If the number of universes is equal to or greater than the inverse of the probability of the universe existing with the necessary conditions for observers, then it is probable that at least one universe with such properties exists. It is not necessary to prove that the actual range of universes is infinite. Since this is the case, the question may be presented to Craig: why should we think that the number of universes is significantly less than the inverse of the probability? Craig may wish to argue that the number of universes would have to be excessively large. But on what basis do we have for calling any number excessive? Even if the actual range of universes is less than infinite, there is no reason to believe that the range is smaller than the number to make at least one universe with observers probable.
Craig again appeals to improbability in his third footnote:
What unprejudiced and right-minded person could possibly regard a chimpanzee’s haphazardly typing out the complete plays and sonnets of Shakespeare as equally probable with any chaotic series of letters?
Actually, if the chances of typing any letter on a keyboard is equal, then the chances that a chimpanzee typing all of Shakespeare and any one particular sequence of of letters equal in length to the works of Shakespeare (specified in advance) are equal. Craig continues:
The objection fails to reckon with the difference between randomness, order, and complexity. On the first level of randomness, there is a non- denumerably infinite number of chaotic sequences, e.g., ‘adfzwj,’ each of which is equally improbable and which collectively could serve to exhaust all sequences typed by the ape. But the meta-level of ordered letters, e.g., ,’crystalcrystalcrystal ,’ need never be produced by his random efforts, were he to type for eternity.
His statement regarding the ordered sequence ‘crystalcrystalcrystal’ is clearly mistaken. Given that the chance of typing any key on the keyboard is 1 in 26, then the odds of typing any particular sequence of letters is equal to 1:26^L (one in 26 raised to the Lth power), where ^ means ‘raised to the power of’ and L is the length of the sequence. Interestingly, if the ape were to type for eternity, it is not only probable that the sequence would be produced, it would actually be produced an infinite number of times. But in reality, it is not necessary for the ape to type for eternity. Given that the ape types 26^L copies of random sequences, it is probable that one of the sequences would be the desired result.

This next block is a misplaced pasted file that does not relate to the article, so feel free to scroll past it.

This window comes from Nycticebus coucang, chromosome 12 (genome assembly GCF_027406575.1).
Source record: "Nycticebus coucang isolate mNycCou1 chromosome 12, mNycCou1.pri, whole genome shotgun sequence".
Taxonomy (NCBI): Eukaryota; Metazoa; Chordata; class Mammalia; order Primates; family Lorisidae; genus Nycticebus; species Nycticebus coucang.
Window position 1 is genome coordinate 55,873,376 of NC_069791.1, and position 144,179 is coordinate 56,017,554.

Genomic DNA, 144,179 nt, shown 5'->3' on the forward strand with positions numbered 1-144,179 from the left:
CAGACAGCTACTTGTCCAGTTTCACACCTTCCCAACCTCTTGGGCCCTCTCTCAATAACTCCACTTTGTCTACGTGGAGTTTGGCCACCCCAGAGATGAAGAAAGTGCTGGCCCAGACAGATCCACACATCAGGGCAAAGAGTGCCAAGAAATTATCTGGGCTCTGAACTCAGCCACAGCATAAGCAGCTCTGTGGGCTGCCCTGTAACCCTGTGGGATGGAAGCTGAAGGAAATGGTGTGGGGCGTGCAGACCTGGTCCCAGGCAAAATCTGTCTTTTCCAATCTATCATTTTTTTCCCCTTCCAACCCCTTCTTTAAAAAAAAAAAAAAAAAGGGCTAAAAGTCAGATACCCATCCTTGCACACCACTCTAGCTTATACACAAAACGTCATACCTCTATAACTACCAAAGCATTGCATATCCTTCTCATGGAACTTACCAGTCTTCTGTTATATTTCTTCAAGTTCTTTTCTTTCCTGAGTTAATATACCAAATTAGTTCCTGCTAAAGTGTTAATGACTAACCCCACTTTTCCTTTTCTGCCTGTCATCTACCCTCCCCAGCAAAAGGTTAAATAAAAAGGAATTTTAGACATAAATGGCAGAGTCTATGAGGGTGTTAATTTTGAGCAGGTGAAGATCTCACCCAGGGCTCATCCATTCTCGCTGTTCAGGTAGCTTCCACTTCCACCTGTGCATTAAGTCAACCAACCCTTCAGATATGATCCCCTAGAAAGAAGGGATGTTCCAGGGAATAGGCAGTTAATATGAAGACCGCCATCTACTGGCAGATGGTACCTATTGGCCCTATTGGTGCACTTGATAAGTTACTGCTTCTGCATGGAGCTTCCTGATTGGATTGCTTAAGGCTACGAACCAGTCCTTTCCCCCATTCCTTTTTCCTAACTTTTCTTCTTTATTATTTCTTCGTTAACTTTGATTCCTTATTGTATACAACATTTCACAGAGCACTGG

Even more improbable is the metameta-level of complexity, in which information is supplied, e.g., ‘To be or not to be, that is the question.’ Hence, it is fallacious to assert that since some set of conditions must obtain in the universe, the actual set is in no way improbable or in need of explanation.
Again, Craig is mistaken. Since the sequence of letters is longer in the phrase ‘To be…’ and since this sequence also includes capital letters and punctuation, the odds of any one sequence being produced is considerably less, but even though the phrase would be produced much less frequently than the much simpler ‘crystalcrystalcrystal,’ it is also true that if our immortal ape continued endlessly pounding at the keyboard, he would also produce this sequence an infinite number of times. But just like it is not necessary for the ape to type for eternity to produce the ‘crystalcrystalcrystal,’ the probability of any phrase, even as complex as a Shakesperean sonnet or play, can be calculated and does not require an actual infinite.
The teleological argument traditionally draws its strength from the improbability of the universe containing features compatible with our existence. The effect of the WAP is to make the improbability of any one universe (i.e. our own) irrelevant. Craig presents a false dilemna when he comments:
We appear then to be confronted with two alternatives: posit either a cosmic Designer or an exhaustively random, infinite number of other worlds. Faced with these options, is not theism not just as rational a choice as multiple worlds?
But, as I have shown, it is not necessary to prove that there be an infinite number of other worlds. For the teleological argument to have any significance on probabilistic grounds, the proponent of the argument must provide some evidence that the actual number of universes is much less than the number of universes necessary to make the existence of a universe with observers probable. The WAP makes it clear that the mere improbability of our own universe is not evidence for divine design. Without evidence for divine design, there is no rational basis for belief in a designer.
 William Lane Craig, “Barrow and Tipler on the Anthropic Principle vs. Divine Design” (<URL:http://www.leaderu.com/offices/billcraig/docs/barrow.html>, 1997)
“Is the Weak Anthropic Principle Compatible With Divine Design?” is copyright © 1997 by Kyle Kelly. All rights reserved.